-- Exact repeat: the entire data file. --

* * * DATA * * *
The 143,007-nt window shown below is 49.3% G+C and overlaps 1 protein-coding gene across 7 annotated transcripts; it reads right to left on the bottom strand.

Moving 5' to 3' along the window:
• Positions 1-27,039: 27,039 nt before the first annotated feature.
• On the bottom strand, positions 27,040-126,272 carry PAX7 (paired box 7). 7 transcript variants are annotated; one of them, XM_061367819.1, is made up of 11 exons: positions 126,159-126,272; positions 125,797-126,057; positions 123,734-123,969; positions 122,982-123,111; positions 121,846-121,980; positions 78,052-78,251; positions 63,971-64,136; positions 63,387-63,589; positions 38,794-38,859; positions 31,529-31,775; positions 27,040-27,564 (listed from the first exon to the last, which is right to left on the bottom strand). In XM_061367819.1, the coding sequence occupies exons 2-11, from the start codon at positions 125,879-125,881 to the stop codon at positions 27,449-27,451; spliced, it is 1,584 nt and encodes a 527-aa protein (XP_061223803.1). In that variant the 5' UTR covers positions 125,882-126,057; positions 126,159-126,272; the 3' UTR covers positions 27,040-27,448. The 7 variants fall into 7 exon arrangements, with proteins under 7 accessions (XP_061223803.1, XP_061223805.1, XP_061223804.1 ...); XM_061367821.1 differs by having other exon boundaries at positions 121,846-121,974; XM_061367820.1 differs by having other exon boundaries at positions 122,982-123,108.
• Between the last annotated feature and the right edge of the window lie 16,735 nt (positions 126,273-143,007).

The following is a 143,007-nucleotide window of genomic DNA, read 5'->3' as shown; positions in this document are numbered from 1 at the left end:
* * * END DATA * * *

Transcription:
The 143,007-nt window shown below is 49.3% G+C and overlaps 1 protein-coding gene across 7 annotated transcripts; it reads right to left on the bottom strand.

Moving 5' to 3' along the window:
• Positions 1-27,039: 27,039 nt before the first annotated feature.
• On the bottom strand, positions 27,040-126,272 carry PAX7 (paired box 7). 7 transcript variants are annotated; one of them, XM_061367819.1, is made up of 11 exons: positions 126,159-126,272; positions 125,797-126,057; positions 123,734-123,969; positions 122,982-123,111; positions 121,846-121,980; positions 78,052-78,251; positions 63,971-64,136; positions 63,387-63,589; positions 38,794-38,859; positions 31,529-31,775; positions 27,040-27,564 (listed from the first exon to the last, which is right to left on the bottom strand). In XM_061367819.1, the coding sequence occupies exons 2-11, from the start codon at positions 125,879-125,881 to the stop codon at positions 27,449-27,451; spliced, it is 1,584 nt and encodes a 527-aa protein (XP_061223803.1). In that variant the 5' UTR covers positions 125,882-126,057; positions 126,159-126,272; the 3' UTR covers positions 27,040-27,448. The 7 variants fall into 7 exon arrangements, with proteins under 7 accessions (XP_061223803.1, XP_061223805.1, XP_061223804.1 ...); XM_061367821.1 differs by having other exon boundaries at positions 121,846-121,974; XM_061367820.1 differs by having other exon boundaries at positions 122,982-123,108.
• Between the last annotated feature and the right edge of the window lie 16,735 nt (positions 126,273-143,007).

The following is a 143,007-nucleotide window of genomic DNA, read 5'->3' as shown; positions in this document are numbered from 1 at the left end: